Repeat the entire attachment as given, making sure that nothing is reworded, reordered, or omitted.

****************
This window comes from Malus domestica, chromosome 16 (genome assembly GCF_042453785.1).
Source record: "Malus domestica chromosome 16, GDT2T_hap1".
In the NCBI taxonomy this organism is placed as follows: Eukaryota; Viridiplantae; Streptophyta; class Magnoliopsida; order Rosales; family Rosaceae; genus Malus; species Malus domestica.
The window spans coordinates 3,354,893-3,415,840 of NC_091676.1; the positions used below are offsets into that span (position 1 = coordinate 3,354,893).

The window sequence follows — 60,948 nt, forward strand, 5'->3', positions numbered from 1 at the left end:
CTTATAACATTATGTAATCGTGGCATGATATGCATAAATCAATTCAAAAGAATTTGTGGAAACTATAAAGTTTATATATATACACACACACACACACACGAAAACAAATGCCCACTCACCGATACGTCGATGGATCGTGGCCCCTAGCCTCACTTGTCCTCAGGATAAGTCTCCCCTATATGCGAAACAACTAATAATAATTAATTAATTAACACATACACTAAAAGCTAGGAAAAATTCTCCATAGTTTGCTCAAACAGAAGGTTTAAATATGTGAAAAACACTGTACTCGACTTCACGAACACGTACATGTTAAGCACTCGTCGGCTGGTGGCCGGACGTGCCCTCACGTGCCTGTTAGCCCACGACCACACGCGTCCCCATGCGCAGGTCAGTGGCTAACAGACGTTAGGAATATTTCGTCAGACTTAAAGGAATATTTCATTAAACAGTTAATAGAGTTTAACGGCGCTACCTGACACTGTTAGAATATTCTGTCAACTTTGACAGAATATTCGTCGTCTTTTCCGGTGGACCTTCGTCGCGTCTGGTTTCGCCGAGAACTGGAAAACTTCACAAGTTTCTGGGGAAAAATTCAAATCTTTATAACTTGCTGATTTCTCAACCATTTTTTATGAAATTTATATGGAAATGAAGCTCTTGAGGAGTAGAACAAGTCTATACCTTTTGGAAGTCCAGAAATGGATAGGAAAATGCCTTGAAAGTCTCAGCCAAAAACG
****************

This window comes from Malus domestica, chromosome 16 (genome assembly GCF_042453785.1).
Source record: "Malus domestica chromosome 16, GDT2T_hap1".
In the NCBI taxonomy this organism is placed as follows: Eukaryota; Viridiplantae; Streptophyta; class Magnoliopsida; order Rosales; family Rosaceae; genus Malus; species Malus domestica.
The window spans coordinates 3,354,893-3,415,840 of NC_091676.1; the positions used below are offsets into that span (position 1 = coordinate 3,354,893).

The window sequence follows — 60,948 nt, forward strand, 5'->3', positions numbered from 1 at the left end:
CTTATAACATTATGTAATCGTGGCATGATATGCATAAATCAATTCAAAAGAATTTGTGGAAACTATAAAGTTTATATATATACACACACACACACACACGAAAACAAATGCCCACTCACCGATACGTCGATGGATCGTGGCCCCTAGCCTCACTTGTCCTCAGGATAAGTCTCCCCTATATGCGAAACAACTAATAATAATTAATTAATTAACACATACACTAAAAGCTAGGAAAAATTCTCCATAGTTTGCTCAAACAGAAGGTTTAAATATGTGAAAAACACTGTACTCGACTTCACGAACACGTACATGTTAAGCACTCGTCGGCTGGTGGCCGGACGTGCCCTCACGTGCCTGTTAGCCCACGACCACACGCGTCCCCATGCGCAGGTCAGTGGCTAACAGACGTTAGGAATATTTCGTCAGACTTAAAGGAATATTTCATTAAACAGTTAATAGAGTTTAACGGCGCTACCTGACACTGTTAGAATATTCTGTCAACTTTGACAGAATATTCGTCGTCTTTTCCGGTGGACCTTCGTCGCGTCTGGTTTCGCCGAGAACTGGAAAACTTCACAAGTTTCTGGGGAAAAATTCAAATCTTTATAACTTGCTGATTTCTCAACCATTTTTTATGAAATTTATATGGAAATGAAGCTCTTGAGGAGTAGAACAAGTCTATACCTTTTGGAAGTCCAGAAATGGATAGGAAAATGCCTTGAAAGTCTCAGCCAAAAACG